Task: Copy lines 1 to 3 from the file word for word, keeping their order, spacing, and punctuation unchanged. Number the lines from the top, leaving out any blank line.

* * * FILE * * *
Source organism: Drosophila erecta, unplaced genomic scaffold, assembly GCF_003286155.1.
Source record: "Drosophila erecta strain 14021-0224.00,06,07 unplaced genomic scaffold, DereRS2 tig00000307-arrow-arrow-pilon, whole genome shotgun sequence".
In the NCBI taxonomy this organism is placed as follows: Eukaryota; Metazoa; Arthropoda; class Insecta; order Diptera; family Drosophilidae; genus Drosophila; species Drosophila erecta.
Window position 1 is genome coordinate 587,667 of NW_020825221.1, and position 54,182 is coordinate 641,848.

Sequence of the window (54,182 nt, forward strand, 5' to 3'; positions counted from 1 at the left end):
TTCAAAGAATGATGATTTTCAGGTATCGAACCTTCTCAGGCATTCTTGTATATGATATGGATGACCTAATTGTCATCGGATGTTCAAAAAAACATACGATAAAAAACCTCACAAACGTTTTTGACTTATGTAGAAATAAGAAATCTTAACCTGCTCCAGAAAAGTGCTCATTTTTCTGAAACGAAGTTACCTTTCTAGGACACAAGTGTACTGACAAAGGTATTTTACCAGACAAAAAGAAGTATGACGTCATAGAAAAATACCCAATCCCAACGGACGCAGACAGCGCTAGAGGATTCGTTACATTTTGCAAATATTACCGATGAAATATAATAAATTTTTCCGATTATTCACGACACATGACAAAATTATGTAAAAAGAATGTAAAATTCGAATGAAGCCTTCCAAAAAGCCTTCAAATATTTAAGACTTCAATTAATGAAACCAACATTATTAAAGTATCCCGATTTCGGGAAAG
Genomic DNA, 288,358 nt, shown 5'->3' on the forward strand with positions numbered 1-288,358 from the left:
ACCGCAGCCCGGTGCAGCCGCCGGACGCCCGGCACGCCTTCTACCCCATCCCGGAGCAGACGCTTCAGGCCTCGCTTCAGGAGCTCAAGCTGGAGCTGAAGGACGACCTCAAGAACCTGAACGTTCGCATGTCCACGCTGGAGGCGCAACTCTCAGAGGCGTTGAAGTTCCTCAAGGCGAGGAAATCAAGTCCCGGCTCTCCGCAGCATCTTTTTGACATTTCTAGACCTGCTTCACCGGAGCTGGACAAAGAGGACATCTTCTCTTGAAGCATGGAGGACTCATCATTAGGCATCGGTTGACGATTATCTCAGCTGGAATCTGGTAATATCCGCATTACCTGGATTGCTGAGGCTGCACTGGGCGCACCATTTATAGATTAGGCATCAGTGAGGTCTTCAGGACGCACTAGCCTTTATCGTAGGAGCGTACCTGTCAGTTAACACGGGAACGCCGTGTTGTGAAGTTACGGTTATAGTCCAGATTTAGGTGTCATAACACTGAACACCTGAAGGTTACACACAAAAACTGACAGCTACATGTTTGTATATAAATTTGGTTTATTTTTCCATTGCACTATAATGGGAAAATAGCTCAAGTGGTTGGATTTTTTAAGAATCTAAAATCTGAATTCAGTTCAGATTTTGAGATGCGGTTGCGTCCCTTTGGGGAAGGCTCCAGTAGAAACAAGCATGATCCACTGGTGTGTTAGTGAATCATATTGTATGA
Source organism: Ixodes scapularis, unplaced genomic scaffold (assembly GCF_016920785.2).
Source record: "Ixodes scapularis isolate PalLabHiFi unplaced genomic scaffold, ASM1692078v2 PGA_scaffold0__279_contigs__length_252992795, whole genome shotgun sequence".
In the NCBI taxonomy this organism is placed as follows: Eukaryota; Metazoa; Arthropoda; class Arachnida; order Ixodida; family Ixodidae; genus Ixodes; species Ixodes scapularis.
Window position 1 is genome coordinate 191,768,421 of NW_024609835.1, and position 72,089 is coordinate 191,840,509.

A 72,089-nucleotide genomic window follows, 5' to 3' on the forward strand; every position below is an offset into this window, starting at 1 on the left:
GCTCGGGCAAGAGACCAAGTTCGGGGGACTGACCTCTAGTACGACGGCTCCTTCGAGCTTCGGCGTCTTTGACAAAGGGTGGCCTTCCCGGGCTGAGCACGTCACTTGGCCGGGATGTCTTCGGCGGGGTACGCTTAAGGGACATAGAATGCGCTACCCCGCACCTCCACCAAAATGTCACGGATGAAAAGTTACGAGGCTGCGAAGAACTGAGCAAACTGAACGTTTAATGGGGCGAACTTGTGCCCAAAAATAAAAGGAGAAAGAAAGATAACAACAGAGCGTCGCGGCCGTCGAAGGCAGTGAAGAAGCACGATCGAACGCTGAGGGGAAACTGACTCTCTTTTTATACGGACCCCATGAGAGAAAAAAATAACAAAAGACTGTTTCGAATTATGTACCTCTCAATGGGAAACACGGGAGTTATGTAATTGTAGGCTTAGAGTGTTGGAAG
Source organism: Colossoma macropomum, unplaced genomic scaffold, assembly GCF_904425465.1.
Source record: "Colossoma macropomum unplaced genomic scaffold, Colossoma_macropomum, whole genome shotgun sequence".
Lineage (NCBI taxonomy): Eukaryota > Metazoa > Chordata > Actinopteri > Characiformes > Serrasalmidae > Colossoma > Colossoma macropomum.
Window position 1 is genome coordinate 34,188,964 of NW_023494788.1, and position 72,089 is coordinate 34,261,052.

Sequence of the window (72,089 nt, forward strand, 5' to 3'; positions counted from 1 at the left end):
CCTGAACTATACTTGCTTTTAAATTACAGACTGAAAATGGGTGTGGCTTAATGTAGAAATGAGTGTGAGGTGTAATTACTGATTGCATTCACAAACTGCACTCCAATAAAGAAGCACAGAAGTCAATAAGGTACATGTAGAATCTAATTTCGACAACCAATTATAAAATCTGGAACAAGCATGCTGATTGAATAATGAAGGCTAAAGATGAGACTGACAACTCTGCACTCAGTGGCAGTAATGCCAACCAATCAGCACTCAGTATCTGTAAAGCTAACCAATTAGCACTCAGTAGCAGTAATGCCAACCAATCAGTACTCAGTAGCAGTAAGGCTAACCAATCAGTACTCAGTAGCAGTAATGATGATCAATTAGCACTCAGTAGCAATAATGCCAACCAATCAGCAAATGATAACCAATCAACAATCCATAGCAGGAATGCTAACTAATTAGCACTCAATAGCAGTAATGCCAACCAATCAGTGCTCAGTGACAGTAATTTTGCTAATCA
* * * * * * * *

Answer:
Source organism: Drosophila erecta, unplaced genomic scaffold, assembly GCF_003286155.1.
Source record: "Drosophila erecta strain 14021-0224.00,06,07 unplaced genomic scaffold, DereRS2 tig00000307-arrow-arrow-pilon, whole genome shotgun sequence".
In the NCBI taxonomy this organism is placed as follows: Eukaryota; Metazoa; Arthropoda; class Insecta; order Diptera; family Drosophilidae; genus Drosophila; species Drosophila erecta.